Florida State Senator Paula Dockery, a Republican from Lakeland, and Representative Richard Steinberg, a Democrat from Miami Beach, have filed companion bills that would permit citizens to “veto” certain bills if signed into law by the governor. Budgetary and emergency legislation would be exempt from citizen vetoes under Dockery’s Senate Joint Resolution 1490 and Steinberg’s House Joint Resolution 1231. If passed by the state legislature, the legislation would be put forth to the voters in 2012 in the form of a constitutional amendment, which would need 60% + 1 approval for passage.
The popular referendum–which dates to the early 1900s in several states–allows a person or group to file a petition to have a public vote on a bill that the legislature has already approved. Every one of the two dozen states that permit the initiative process also allows citizens to propose popular referendums, except for Florida, Illinois, and Mississippi. The popular referendum, which has been used with more frequency in the past decade, is effectively a public veto of a law. Proponents may qualify popular referendums for the ballot by collecting a certain percentage of signatures in a set amount of time following the passage of the legislation in question. It’s the quintessential “gun behind the door” that allows citizens to keep their elected officials in check.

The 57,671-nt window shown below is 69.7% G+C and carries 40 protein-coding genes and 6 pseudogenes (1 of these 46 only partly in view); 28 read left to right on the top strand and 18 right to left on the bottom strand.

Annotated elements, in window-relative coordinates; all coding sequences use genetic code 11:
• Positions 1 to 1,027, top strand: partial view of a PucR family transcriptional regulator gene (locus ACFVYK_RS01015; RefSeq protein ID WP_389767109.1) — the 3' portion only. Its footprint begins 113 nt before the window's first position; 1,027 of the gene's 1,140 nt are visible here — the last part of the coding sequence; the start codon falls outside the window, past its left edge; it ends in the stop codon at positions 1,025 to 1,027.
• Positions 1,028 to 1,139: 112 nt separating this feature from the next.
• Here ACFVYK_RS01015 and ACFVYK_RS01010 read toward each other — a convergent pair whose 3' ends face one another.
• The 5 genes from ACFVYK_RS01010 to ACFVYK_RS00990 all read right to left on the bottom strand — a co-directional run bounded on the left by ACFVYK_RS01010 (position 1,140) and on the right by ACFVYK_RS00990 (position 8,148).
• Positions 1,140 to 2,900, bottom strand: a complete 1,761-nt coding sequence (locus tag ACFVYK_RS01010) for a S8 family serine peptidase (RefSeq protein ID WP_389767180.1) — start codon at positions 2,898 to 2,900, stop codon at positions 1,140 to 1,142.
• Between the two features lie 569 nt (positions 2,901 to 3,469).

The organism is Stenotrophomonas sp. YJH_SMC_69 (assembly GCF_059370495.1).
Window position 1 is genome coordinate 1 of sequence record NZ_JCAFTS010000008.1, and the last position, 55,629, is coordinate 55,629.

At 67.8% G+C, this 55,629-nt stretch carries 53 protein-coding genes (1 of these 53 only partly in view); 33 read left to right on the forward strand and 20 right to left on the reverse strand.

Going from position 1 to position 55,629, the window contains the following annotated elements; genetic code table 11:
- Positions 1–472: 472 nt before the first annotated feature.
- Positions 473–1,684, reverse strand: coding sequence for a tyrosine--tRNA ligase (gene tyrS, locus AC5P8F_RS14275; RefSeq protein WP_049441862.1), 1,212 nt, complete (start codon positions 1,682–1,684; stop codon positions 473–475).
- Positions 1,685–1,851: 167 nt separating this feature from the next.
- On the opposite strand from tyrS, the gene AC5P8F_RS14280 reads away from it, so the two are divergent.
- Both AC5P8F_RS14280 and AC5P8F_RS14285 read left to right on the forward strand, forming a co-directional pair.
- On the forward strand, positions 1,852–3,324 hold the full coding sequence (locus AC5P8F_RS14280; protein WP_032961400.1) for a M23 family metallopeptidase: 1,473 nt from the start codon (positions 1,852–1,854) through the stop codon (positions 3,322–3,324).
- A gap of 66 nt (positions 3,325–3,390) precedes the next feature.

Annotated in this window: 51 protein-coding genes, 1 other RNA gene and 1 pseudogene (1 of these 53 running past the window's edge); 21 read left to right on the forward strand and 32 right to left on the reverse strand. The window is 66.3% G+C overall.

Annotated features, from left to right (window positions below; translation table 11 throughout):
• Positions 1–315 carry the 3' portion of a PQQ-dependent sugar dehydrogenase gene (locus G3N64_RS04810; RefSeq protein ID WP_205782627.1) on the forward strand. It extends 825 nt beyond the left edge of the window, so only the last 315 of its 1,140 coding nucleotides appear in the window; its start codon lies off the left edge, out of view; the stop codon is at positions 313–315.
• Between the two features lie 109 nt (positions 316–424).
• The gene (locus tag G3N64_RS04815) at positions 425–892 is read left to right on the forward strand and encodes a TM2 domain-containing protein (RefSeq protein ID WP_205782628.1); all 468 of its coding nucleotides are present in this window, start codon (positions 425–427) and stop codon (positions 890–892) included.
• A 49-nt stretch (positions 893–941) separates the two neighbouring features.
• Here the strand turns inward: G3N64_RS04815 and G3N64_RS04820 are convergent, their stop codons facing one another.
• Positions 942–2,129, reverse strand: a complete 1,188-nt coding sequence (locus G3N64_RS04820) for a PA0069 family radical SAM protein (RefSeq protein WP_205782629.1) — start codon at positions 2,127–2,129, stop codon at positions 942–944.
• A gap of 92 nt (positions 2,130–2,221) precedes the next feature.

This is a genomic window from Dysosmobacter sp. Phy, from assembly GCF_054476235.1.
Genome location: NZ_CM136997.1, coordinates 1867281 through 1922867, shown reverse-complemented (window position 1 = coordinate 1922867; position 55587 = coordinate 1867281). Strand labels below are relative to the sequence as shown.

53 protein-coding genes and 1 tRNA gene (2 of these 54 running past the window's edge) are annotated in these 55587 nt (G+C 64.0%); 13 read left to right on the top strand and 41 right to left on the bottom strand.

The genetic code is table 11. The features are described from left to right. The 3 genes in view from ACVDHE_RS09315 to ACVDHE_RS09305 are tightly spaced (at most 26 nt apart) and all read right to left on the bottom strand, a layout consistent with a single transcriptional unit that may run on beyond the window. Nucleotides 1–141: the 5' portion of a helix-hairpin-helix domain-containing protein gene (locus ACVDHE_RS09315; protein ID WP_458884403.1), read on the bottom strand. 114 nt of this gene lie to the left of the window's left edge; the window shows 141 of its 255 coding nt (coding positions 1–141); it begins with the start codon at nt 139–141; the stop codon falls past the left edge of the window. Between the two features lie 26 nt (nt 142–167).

Despite the popular support for direct democracy in Florida, the political environment at this moment is not very conducive for the state legislature to devolve power to citizens.
I have a 2008 article, “Delegating Direct Democracy: Interparty Legislative Competition and the Adoption of the Initiative in the American States,” that was published in the American Political Science Review with my graduate student, Dustin Fridkin, that investigates the widespread adoption of direct democracy–specifically the citizen initiative–during the early 20th century. It is available here for download.
From the abstract:
Between 1898 and 1918, voters in 20 American states adopted constitutional amendments granting citizens the power of the initiative. The embrace of direct democracy by voters invites inquiry into why some state legislatures opted to delegate to citizens the power of the initiative, while others did not. Drawing on an original data set, this article uses Event History Analysis hazard models to explain the puzzle of why legislatures might devolve institutional power to citizens. Our longitudinal, macrolevel analysis of socioeconomic and political forces reveals that political considerations—interparty legislative competition, party organizational strength, and third parties—are the most powerful predictors of a legislature’s decision to refer the initiative to the ballot. Although several of our findings comport with the conventional wisdom explaining the adoption of the initiative during the Progressive Era, others are surprising, offering us new theoretical insights into why and when legislative bodies might be willing to divest themselves of their institutional power.
Absent interparty legislative competition in Florida (Republicans are dominant) and the utter lack of third parties in the state, I don’t think the time is ripe for the legislature to place a popular referendum on the ballot. This is unfortunate, as the citizen’s veto–as the popular referendum is often called–has proven to be an effective tool for citizens to use to keep their unrepresentative legislature in check and more responsive to the people.